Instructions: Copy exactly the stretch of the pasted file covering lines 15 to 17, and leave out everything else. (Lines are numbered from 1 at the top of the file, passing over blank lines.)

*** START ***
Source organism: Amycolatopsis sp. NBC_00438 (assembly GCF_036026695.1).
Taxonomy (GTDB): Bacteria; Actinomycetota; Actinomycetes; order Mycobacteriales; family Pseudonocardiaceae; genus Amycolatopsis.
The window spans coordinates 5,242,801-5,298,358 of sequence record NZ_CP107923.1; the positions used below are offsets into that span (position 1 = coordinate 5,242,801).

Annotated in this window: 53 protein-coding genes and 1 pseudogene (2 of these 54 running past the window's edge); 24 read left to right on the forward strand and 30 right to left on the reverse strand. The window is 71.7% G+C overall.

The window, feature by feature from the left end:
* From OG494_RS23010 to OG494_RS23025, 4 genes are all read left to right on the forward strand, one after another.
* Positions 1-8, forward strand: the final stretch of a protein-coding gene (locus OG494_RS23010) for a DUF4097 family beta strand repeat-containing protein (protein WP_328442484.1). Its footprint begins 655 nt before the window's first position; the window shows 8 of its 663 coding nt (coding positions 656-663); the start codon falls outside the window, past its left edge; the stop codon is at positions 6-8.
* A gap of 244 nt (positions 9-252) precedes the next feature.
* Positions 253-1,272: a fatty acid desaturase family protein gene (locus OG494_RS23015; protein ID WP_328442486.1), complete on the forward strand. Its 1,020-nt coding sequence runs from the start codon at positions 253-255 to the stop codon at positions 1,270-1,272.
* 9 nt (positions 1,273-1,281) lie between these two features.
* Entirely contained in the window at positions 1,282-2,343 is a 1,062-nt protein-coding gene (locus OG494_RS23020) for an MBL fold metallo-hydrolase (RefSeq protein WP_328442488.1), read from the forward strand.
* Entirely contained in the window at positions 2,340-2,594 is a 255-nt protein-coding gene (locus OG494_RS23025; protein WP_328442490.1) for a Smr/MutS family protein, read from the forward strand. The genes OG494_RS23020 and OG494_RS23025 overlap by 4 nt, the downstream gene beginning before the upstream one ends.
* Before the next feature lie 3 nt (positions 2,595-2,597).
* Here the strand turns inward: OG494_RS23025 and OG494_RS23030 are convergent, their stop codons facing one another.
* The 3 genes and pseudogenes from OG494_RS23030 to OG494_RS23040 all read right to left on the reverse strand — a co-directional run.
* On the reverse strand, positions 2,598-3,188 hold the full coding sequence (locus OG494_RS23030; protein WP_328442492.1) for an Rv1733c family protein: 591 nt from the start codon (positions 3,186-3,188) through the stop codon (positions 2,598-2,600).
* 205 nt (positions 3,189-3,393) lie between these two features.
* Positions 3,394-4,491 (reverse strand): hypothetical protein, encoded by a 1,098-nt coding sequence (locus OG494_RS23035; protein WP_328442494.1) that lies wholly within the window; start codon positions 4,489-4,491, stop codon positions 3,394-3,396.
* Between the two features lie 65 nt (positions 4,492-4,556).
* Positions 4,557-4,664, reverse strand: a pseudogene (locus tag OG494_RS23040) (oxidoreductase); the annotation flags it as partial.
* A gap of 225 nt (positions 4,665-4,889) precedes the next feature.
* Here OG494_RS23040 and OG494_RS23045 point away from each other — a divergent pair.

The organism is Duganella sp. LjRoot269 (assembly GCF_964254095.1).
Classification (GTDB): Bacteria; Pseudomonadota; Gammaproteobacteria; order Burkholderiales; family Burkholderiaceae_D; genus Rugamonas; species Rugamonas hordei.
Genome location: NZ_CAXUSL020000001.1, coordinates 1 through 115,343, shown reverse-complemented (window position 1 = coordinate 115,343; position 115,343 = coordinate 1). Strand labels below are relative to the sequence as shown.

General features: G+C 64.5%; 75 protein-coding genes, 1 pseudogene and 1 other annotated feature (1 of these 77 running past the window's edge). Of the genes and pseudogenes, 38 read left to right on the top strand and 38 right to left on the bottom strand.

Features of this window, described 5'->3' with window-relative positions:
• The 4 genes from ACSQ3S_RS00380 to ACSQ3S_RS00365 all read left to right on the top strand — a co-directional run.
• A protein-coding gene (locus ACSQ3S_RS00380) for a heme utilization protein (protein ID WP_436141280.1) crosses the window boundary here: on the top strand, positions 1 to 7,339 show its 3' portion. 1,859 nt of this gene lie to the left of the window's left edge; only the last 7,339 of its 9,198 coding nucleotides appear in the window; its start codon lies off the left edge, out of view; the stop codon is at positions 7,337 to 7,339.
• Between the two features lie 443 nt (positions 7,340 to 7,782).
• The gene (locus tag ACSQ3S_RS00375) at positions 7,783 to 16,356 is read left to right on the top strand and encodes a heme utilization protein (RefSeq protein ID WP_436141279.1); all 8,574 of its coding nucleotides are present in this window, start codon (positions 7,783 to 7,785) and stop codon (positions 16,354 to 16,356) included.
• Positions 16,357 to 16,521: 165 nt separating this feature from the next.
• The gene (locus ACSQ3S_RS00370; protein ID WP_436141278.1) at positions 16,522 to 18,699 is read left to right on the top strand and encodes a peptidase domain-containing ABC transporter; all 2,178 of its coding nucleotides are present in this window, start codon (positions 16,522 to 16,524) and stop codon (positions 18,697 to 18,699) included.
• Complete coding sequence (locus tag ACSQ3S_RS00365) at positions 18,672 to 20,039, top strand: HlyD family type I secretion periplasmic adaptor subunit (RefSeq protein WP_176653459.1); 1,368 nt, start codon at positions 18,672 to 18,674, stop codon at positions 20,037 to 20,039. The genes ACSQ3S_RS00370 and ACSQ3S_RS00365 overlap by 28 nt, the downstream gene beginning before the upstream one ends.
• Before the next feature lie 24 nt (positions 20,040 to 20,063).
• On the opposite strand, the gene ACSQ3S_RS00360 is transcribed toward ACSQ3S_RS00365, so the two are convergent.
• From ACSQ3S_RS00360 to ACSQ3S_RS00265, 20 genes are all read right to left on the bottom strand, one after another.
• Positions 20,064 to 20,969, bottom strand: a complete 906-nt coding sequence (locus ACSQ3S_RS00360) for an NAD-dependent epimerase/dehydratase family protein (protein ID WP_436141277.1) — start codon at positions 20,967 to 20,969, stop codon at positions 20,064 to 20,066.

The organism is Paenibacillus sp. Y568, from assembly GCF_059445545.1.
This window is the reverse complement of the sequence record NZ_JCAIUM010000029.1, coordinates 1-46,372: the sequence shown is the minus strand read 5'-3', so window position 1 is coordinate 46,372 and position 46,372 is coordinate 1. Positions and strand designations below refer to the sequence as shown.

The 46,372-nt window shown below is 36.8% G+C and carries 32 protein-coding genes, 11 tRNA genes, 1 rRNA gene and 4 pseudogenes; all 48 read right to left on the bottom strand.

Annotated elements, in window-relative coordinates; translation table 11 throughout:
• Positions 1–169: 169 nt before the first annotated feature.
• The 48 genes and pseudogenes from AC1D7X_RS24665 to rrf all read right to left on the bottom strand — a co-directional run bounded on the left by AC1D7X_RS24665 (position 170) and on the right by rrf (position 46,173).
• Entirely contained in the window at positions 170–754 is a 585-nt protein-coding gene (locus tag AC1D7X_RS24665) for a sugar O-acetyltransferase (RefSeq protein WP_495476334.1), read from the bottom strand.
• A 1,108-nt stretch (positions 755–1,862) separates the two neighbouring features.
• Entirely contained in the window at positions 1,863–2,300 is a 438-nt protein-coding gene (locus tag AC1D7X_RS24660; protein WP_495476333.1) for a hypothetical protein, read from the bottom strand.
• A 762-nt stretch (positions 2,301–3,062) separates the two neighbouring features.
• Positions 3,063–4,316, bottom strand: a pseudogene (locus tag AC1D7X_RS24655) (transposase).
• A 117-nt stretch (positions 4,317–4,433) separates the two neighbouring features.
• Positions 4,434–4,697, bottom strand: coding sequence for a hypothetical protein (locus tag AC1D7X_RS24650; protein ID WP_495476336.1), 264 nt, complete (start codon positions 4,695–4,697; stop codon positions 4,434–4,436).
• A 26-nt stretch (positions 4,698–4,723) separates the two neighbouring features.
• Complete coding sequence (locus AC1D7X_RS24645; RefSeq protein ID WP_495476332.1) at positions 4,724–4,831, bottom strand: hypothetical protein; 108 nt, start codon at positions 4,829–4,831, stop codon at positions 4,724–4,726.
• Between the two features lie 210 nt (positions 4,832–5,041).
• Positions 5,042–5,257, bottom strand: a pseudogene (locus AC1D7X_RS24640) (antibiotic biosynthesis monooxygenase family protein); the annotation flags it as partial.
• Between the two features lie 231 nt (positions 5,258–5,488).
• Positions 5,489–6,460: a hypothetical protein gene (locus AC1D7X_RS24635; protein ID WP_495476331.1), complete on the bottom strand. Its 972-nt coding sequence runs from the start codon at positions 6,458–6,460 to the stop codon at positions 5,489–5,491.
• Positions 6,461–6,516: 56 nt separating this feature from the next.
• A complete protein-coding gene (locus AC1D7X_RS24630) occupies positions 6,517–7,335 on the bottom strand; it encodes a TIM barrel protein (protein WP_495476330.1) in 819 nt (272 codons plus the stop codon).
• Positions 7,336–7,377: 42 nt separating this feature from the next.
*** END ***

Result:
* The 3 genes and pseudogenes from OG494_RS23030 to OG494_RS23040 all read right to left on the reverse strand — a co-directional run.
* On the reverse strand, positions 2,598-3,188 hold the full coding sequence (locus OG494_RS23030; protein WP_328442492.1) for an Rv1733c family protein: 591 nt from the start codon (positions 3,186-3,188) through the stop codon (positions 2,598-2,600).
* 205 nt (positions 3,189-3,393) lie between these two features.